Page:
“Your Talents have to be trained,” he stated emphatically. “There is no escape from it. You have to let go of your fears and put your entire will into your training. It’s the only way to gain control before you do irreparable harm.”

“I don’t want these Talents, Jareth! I never have! Why won’t they go away and leave me alone?”

“We may never know the answer as to why they developed, but since they have, you must treat them responsibly. You wouldn’t hand a child a live blade and expect him to use it properly, would you?”

“Don’t be ridiculous.”

“Your Talents are exponentially more dangerous than the deadliest blade ever forged. Just as it would be irresponsible to hand a child a sword and let him run through the house with it, chasing the staff, and playing guard, it is ever so much more dangerous to have you, with so much untrained Talent, manifesting uncontrolled.”

Connell, Heir of Belfort

“But Mom, why do I have to go live with Grandpa? I want to stay here with you,” Connell complained for the hundredth time.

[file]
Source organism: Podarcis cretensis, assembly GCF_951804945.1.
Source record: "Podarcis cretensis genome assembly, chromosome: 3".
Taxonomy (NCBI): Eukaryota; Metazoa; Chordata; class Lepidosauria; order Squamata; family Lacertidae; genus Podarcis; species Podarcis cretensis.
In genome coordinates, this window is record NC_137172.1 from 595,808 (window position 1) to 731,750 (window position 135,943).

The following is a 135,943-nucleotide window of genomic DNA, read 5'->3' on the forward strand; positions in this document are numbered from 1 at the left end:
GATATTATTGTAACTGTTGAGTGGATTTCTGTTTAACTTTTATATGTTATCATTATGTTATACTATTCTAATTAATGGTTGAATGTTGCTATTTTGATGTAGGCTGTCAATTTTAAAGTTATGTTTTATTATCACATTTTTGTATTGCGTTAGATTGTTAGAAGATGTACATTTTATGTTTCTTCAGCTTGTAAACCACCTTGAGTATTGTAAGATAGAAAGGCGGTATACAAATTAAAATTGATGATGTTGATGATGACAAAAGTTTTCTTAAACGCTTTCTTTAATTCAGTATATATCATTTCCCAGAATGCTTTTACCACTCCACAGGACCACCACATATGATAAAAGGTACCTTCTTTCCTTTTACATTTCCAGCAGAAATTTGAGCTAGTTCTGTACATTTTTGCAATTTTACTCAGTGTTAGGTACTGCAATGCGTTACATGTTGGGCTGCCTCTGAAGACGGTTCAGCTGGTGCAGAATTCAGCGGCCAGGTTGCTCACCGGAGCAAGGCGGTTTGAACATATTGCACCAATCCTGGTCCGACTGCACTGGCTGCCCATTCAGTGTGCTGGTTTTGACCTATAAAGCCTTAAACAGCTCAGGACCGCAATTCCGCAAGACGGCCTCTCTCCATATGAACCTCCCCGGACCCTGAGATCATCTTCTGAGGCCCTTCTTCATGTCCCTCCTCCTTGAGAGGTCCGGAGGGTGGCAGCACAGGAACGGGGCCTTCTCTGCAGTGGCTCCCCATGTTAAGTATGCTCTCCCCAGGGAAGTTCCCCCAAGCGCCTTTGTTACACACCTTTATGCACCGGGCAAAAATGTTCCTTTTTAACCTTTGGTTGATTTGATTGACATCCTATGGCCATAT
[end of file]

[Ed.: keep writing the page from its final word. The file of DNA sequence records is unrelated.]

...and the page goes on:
“You know why, young man,” his mother scolded. “And as soon as your father and I can take care of everything here, we’ll join you.”

“But how long will that be?” he asked, rolling his blue eyes at her. “I don’t know why we have to go anyway. I don’t want to be First Lord.”

“Now that is enough. We don’t have time for this. You’re ten years old and you know better.”

“I’m almost eleven,” he countered.

“Then start acting like it,” his mother snapped, exasperation beginning to show.

“But what about all my friends? I won’t have any friends there,” he continued.

“I’m sure you’ll make new friends.”

“But I like my old ones.”

“Connell, find something to do besides complain, or I’ll find something for you to do.”

“Fine!”

The little boy of almost eleven spun on his heel and ran out the door. Arriving at his favorite spot by the stream, he dropped down onto a large gray boulder and fought back the tears. No, he would not cry. Selecting a flat stone from the bank, he skipped it expertly across the water.

He wasn’t sure how long he’d been there before he heard someone behind him.

“Connell? Can I sit with you?”

Great! The voice could only be little Nell. She was all right for a girl, but, well, she was a girl. And she was always trying to help him with whatever he was doing. Two years younger than he was, they’d grown up together in the village, and he’d always liked her, even though she could be annoying.